Our bee class with Ken and Karen of the Central Virginia Beekeepers Association continued this week. Previously, we have learned a bit about the life cycle and division of labor unique to these industrious apoideans. Did y’all know that bees can give their comrades specific directions to find nectar and pollen by performing a dance? cause I sure didn’t. Humans and bees are the only two animals on Earth that can communicate directions to a food source like this without having to lead their kin to the food or leave a trail. This week we actually opened up the hive in full beesuits and attempted to find and tag the queen. While we couldn’t find her this time, there is evidence that she has been active within the past 5 days and the hive seems in excellent shape, plus we got to practice using the hive tool to remove the frames and examine them.
In recent days at Bellair we have harvested eggplants. Now, I for one have never paid much attention to eggplants in general but having picked them, I was struck with how beautiful these plants are! Their leaves are laced with purple veins that fade down into elegant purple stems, and this is just one of many varieties! The fruit come in all shades, shapes and sizes. There is even one variety that looks like purple and white marble, as seen below. We also peeled onions this week again and my hands still smell like onions at thisvery moment.
We are growing our own eggplants at Morven and they will appear in your shares at some point down the line. Anyways, hope you have an awesome rest of your week, see you guys at pickup!

Just Morven Kitchen Garden Things

Hi friends,

What are the haps at Morven Kitchen Garden, you ask? If you’re receiving our CSA share this summer you may have noticed that our squash, cucumbers, and green beans are now being harvested! In addition, other crops such as broccoli, tomatoes, and peppers are coming soon!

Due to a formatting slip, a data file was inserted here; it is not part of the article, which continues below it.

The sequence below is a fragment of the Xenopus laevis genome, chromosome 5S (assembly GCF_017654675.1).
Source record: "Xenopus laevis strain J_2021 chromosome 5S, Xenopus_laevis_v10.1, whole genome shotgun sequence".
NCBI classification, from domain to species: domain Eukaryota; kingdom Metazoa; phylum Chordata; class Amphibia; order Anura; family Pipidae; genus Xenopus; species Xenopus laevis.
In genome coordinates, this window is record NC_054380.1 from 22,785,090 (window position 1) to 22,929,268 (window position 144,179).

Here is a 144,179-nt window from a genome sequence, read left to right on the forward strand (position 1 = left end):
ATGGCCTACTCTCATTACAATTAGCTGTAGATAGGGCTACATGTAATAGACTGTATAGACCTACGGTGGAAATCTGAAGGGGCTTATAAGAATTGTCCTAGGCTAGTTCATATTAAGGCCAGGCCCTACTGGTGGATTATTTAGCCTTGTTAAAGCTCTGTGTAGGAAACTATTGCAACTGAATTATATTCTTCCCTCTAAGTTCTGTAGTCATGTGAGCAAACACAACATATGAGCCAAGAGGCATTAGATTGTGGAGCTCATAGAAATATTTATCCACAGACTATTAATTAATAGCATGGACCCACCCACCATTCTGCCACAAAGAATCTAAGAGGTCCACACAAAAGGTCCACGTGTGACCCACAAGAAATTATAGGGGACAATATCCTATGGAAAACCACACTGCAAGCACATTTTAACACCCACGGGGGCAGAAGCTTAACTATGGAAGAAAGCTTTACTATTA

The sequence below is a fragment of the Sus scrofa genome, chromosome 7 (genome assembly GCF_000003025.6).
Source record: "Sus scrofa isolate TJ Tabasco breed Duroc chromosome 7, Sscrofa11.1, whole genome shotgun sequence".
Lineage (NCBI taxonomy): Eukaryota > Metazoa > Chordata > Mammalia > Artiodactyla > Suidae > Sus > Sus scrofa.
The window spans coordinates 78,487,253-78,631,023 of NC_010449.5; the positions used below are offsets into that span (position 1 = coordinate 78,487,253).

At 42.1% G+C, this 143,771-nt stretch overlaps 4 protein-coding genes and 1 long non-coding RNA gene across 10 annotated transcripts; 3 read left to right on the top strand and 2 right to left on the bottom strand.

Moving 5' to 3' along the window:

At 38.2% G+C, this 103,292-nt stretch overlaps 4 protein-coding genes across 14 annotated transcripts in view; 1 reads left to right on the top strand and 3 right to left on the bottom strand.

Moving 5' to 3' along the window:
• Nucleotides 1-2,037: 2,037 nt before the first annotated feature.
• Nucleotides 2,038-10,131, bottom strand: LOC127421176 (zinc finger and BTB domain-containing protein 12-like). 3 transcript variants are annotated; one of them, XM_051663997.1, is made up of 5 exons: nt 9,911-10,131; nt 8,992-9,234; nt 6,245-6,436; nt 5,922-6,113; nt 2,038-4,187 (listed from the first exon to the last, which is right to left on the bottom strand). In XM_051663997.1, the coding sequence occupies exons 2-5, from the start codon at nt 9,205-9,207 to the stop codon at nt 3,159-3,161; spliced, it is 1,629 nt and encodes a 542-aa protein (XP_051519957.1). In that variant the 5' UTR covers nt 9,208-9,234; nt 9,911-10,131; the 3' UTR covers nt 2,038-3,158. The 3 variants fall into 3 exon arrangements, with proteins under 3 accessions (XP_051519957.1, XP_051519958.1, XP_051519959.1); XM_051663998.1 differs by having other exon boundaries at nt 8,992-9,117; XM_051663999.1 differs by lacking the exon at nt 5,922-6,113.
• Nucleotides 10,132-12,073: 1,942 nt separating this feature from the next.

Now, I’d like to take you on a little trip back in time.


The picture on top is from June 7th, the day the MKG interns weeded, tilled, and laid compost in rows in the hoop house. Below that is a photo from July 12th, featuring (from left to right) squash, cucumbers, and peppers! What a transformation. It’s been such a delightful experience to be able to help these vegetables grow. And I for one am learning a lot each day. For example, before this summer I had never seen how a squash grows. And if you’re like me, then check out the photo below!

Squash plants put out these beautiful yellow flowers (which are edible) and then produce squash at a rate that requires us to go through and harvest them every other day! How cool.

Now, let’s take a trip into the future. As you may have heard, the upcoming Food Lab at Morven is going to be a newly renovated space that will be opening for use in mid-October. This space will be used by many groups for meetings, educational events, cooking classes, and more! It is located very close to the garden and thus provides a perfect opportunity for people to follow their food, every step of the way, from farm to table.